With ‘the devil’ representing our unwanted thoughts, we might thankfully see that resistance is not futile, and solutions exist in the comfort of God and beyond.
If you believe your intrusive thoughts are beginning to have a significant impact on your life, there are proven ways to eliminate or reduce them.
When it comes to mental illness, your first recourse should always be to seek professional health in the form of clinical therapy with a registered mental health professional.
A clinical psychologist is expertly trained to determine the underlying cause of your negative thoughts and compulsions through conversation.
By understanding where they originate and why, your therapist can formulate an appropriate treatment plan that may include specific therapeutic strategies like cognitive behavioral therapy (CBT) or medication.
As we mentioned, it’s often the case that obsessive thinking is symptomatic of a more serious psychological condition.
Therefore, by treating the condition itself rather than the symptoms, you might get better results. In the case of anxiety disorders, depressive disorders, or PTSD, your doctor or therapist may suggest a course of antidepressants like selective serotonin reuptake inhibitors (SSRIs).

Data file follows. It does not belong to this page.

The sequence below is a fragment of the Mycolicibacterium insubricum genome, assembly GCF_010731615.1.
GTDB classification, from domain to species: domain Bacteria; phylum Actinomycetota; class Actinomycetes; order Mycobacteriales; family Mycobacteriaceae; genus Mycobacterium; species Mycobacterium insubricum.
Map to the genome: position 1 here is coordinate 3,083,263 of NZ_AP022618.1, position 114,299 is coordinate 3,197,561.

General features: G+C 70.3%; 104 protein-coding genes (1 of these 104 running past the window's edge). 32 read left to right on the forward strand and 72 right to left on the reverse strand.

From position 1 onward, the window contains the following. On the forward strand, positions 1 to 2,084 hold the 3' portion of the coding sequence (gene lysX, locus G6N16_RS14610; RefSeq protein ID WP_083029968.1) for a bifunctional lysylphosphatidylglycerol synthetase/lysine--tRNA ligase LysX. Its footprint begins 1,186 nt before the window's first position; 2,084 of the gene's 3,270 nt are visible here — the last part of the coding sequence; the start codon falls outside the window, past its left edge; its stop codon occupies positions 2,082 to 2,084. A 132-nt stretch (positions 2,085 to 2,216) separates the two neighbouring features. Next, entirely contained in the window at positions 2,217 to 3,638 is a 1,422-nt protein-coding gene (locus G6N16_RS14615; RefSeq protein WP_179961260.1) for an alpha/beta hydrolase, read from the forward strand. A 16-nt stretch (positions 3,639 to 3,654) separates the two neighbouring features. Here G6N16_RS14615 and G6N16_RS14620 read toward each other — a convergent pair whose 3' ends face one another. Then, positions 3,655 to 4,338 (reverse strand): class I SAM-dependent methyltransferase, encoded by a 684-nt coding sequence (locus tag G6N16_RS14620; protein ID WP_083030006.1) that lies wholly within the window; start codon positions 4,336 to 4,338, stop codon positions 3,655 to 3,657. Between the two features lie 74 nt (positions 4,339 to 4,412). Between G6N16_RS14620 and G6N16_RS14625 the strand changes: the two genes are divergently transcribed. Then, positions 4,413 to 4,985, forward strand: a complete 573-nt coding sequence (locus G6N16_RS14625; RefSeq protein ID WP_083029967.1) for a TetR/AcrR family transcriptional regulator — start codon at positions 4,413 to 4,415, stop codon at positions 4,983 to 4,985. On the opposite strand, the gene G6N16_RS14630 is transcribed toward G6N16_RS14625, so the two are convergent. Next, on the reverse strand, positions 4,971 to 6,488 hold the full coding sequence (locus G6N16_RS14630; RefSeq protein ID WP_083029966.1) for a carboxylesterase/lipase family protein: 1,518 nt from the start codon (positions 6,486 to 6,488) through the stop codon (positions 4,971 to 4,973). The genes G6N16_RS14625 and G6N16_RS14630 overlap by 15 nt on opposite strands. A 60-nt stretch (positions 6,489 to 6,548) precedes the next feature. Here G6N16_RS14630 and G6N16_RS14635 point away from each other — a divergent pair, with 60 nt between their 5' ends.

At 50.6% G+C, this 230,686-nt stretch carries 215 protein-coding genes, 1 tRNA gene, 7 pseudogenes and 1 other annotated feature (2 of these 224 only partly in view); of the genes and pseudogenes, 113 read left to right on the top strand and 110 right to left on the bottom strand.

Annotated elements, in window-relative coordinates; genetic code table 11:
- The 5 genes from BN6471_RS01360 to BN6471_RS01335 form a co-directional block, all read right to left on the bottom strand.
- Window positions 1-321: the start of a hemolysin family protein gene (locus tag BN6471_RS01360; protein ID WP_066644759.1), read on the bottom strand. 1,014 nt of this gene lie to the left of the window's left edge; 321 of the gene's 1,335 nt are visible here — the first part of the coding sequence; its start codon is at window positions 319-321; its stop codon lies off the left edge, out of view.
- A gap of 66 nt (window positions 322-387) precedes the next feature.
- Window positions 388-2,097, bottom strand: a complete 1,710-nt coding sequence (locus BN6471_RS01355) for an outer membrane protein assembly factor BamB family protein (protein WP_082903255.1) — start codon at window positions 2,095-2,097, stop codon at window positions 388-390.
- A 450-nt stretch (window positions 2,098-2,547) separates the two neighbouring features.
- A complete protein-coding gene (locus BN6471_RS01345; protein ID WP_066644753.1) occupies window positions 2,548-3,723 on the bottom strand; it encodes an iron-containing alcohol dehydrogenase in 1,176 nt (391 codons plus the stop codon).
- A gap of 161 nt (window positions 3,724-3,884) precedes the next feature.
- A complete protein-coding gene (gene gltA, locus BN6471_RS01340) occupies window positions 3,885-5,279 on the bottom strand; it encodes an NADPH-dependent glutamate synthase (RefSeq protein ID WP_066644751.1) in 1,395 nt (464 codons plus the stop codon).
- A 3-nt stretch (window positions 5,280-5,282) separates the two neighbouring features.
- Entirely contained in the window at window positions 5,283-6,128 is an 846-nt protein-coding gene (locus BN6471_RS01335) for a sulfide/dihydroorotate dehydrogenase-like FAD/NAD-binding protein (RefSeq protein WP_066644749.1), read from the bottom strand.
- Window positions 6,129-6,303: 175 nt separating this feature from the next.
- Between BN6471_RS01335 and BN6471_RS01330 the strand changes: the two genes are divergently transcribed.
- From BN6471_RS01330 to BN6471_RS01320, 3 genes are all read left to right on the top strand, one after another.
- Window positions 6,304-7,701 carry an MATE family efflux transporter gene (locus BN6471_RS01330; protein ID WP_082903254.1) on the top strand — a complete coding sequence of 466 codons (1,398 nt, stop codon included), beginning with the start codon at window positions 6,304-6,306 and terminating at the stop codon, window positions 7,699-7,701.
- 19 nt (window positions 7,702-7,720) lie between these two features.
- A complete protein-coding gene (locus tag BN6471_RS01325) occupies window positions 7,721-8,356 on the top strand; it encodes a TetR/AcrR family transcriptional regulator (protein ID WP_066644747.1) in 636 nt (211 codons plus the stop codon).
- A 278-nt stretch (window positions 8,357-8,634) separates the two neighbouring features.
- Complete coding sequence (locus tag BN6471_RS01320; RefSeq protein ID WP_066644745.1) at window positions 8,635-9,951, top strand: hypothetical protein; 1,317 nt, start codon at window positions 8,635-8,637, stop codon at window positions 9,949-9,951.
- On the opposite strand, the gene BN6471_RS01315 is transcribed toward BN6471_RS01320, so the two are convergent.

Whether medication is right for you is a decision you need to make alongside your team of medical professionals and will only be necessary in the most severe cases where an underlying condition is identified.
For less severe cases, sufferers can try self-help and wellness techniques from the comfort and safety of their own homes.
Meditation, the practice of sitting still and focusing on the breath, is used by athletes, business people, spiritual practitioners, and many more to reduce stress and increase attention and concentration. These effects are supported by strong scientific evidence.
By practicing the reflex of focusing on the breath rather than your thoughts, you can gain control over intrusive thinking and reduce the stress you experience when it happens.
Finally, many people have been able to accept the appearance of intrusive thoughts and eliminate the associated stress by embracing God and His perfect love.
There are many spiritual practices within the Christian faith that can reduce obsessive thoughts. The Serenity Prayer is a beautiful thing to recite if you or a loved one is suffering from intrusive thoughts. This prayer encourages acceptance, wisdom, and courage.
Additionally, visiting your church and studying the Bible, which is full of wise meditations on thought, good, and evil, can calm your mind and ease your spirit enough to remove unwanted rumination from your life.
The first important part of removing unwanted ruminating is to stop blaming yourself. Overthinking, especially in our highly charged world, is part of the human condition. You are not alone.
Moreso, ‘thinking’ is not the same as ‘doing.’ God will have mercy on you, as He understands your suffering better than anyone. Read the words of Isaiah 55:7, and recognize that if you seek the Lord’s love, you will receive it.